Half white half transparent hand-blown glass infused with sand
Cybele, an Anatolian mother goddess, possibly traces her roots back to the earliest Neolithic period at Çatalhöyük, where archeological findings include statues of voluptuous women. Recognised as the creator of nature, this cultural influence resonates with my roots as my ancestors hail from Kayseri, a modern city near Çatalhöyük. Notably, some of the earliest obsidian glass objects were discovered at this historical site.
Having grown up in Istanbul, I was immersed in its traditional craftsmanship. The Beykoz Glassware, a lattimi glass adapted by the Ottomans in the 18th Century, captured my interest. An authentic Beykozware can be identified by holding it up to a light source and observing red tints in milky white glass, attributed to the sand in its composition. In my current artistic endeavours, I blend glass with sands from diverse origins. During my trip to Iceland, I stumbled upon the revelation that black sand contains obsidian, a material I had previously utilised in crafting glass vessels long before my discovery of Çatalhöyük. The serendipitous overlap of materials with intangible cultural heritage delighted me.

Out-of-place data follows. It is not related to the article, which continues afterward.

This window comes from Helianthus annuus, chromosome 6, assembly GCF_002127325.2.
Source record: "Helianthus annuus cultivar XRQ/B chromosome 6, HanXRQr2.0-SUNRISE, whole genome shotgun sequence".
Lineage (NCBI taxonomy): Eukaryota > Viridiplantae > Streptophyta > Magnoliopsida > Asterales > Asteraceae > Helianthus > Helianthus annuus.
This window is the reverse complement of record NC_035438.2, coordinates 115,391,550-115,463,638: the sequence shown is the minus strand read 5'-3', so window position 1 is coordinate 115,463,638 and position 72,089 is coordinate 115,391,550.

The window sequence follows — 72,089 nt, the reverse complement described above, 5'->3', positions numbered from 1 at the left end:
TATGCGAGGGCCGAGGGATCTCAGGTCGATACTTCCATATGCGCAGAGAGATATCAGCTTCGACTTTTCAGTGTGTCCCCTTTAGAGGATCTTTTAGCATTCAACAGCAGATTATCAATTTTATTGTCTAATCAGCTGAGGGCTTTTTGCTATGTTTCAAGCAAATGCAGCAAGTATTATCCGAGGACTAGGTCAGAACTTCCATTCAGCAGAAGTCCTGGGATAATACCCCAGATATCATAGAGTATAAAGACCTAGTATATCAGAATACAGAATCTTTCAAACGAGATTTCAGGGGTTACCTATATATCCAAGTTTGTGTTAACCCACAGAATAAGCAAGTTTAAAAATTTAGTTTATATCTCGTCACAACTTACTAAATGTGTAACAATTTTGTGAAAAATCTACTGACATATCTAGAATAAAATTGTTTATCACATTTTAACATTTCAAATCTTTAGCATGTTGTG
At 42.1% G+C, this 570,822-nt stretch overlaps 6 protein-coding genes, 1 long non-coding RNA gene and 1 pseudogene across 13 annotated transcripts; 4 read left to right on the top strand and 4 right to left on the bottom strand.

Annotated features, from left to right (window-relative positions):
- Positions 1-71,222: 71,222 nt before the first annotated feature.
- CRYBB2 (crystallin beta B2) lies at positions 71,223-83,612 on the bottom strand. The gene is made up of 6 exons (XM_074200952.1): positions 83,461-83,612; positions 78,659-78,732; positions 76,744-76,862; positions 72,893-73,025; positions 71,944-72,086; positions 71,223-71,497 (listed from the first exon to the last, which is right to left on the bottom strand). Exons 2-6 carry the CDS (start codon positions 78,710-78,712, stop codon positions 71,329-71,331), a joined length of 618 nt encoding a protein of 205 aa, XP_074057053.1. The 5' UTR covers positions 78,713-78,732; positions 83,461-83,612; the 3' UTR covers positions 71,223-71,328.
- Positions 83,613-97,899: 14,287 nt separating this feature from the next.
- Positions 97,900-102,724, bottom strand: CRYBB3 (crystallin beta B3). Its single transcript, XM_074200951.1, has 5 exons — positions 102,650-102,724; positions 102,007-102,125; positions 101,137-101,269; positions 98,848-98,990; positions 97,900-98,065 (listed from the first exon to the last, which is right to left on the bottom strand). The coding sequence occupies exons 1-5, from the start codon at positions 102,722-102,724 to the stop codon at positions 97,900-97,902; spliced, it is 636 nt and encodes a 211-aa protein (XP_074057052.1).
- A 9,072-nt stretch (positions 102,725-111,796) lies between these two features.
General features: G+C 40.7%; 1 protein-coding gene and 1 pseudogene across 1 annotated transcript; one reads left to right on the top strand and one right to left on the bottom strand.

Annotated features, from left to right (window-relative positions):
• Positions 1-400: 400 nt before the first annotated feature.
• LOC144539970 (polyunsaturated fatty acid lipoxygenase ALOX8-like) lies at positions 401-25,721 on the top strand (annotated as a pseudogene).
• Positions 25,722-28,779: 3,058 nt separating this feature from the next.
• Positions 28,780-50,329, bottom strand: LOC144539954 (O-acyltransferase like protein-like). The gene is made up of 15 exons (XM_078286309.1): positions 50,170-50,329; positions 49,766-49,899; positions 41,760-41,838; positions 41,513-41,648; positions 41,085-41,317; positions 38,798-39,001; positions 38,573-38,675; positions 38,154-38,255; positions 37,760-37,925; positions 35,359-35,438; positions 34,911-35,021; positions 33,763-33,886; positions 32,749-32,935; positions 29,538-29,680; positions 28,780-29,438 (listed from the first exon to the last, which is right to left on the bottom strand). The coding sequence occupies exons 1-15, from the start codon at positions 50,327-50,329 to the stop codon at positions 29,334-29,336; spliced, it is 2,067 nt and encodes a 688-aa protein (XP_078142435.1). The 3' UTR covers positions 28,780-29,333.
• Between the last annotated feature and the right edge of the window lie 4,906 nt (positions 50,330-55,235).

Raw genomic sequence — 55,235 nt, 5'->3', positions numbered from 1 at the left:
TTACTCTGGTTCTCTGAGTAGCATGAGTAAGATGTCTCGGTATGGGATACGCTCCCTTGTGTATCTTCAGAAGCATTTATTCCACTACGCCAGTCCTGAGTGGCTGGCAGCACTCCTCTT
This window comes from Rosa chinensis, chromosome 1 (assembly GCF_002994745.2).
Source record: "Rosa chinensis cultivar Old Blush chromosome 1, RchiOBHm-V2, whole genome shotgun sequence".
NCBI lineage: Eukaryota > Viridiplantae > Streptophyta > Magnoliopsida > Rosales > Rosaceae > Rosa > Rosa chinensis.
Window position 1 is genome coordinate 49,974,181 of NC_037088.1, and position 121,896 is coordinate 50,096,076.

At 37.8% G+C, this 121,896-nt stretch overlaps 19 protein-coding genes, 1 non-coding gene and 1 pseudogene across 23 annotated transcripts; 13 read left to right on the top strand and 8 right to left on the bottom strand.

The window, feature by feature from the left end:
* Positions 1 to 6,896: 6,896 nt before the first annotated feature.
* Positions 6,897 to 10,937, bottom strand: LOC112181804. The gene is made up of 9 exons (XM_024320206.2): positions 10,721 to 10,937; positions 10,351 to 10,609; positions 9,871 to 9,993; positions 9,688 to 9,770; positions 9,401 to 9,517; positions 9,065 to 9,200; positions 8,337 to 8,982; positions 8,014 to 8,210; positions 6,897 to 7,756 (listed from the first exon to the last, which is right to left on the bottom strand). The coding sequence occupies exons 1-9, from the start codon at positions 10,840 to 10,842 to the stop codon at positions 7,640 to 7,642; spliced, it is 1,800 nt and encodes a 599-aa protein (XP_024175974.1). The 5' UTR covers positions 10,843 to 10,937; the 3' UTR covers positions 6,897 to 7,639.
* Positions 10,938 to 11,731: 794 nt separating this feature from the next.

The handmade vessel employs the incalmo technique, fusing two separate glass pieces in the middle. The lower half is opaque white, reminiscent of Beykozware, while the upper half features glass infused with Rejnisfjara sand containing obsidian. This creation forms a complete circle, intertwining cultural heritage, technical expertise, and psychogeography.
ø 20 x 30h cm
Hand-blown glass with infused with smoky gray colour and sand from Snæfellsnes
Single edition sculpture